Fly Tying Patterns
- Created: Sunday, 20 December 2009 21:40
- Last Updated: Sunday, 20 December 2009 21:40
- Written by Ulf Hagström
- Hits: 2579
Hook: Tiemco 100 10-16
Thread: Black 8/0
Tails, body and wings: Deer hair
Some patterns you just stumble upon and realize that you have clearly missed out of something directly you see it. The Tom Thumb was such a pattern when I first saw it. Looks dealy simple and since I had been searching for a quick tied caddis puppa fly that was more visible than the Superpuppa I was very pleased when I found it.
In an article at FAOL Philp Rowly writes:
"The Tom Thumb traces its origins back to 1940s England. Immigrating to western Canada, the Tom Thumb quickly found a local following. Author Art Lingren credits the naming of the Tom Thumb to late British Columbia angler Collie Peacock. According to Art, Collie Peacock named the pattern after meeting a California dentist who put the Tom Thumb to good use near the town of Jasper. Veteran B.C. angler Bus Ellis uses the Tom Thumb so much we have christened it the Bus Fly. . .the Tom Thumb is one of British Columbia's most famous fly patterns."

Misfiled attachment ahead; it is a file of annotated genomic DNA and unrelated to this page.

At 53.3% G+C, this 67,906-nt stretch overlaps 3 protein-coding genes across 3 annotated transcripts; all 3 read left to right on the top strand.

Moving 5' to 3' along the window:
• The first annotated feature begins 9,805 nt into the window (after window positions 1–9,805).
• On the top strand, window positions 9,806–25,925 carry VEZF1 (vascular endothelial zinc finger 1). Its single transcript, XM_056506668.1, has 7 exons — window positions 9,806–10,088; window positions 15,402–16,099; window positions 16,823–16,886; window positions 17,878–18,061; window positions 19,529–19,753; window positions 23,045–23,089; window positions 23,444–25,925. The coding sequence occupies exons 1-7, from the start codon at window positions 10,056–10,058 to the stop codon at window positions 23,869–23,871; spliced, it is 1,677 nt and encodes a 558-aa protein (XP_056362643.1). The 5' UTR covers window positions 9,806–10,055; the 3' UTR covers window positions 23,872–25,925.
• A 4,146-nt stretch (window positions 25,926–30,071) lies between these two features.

Others that I know has testify it to be a very popular pattern in Canda and it's strange that it has not reached so far in other countries. It's dead easy to tie and you can tie it with different types of bodies, thread only or dubbing but I have ties it here as I understand that it was originaly tied with open "segments" in the deer hair.
Start by measuring in the tails, they should be aproximatly the same length as the hook shank. Use a rather thin bunch of deer hairs, to much will give the fly too much bulk.
Tie them in with hard open wraps towards the bend and do a couple of more easy wraps just at the end to prevent the deer hair from flayling.
Take anequaly thin bunch of deer hair and measure it to be the same length as the hook shank and tail.
Tie these in the say way in opend hard segments towards the hook eye.
Fold the long section forward to the hook eye and secure it with 4-5 hard turns of thread.
Lift up the deer hair tips and wrap a few turns underneath them to get the wing to rise up.
Whip finish, varnish and cut off! Voila!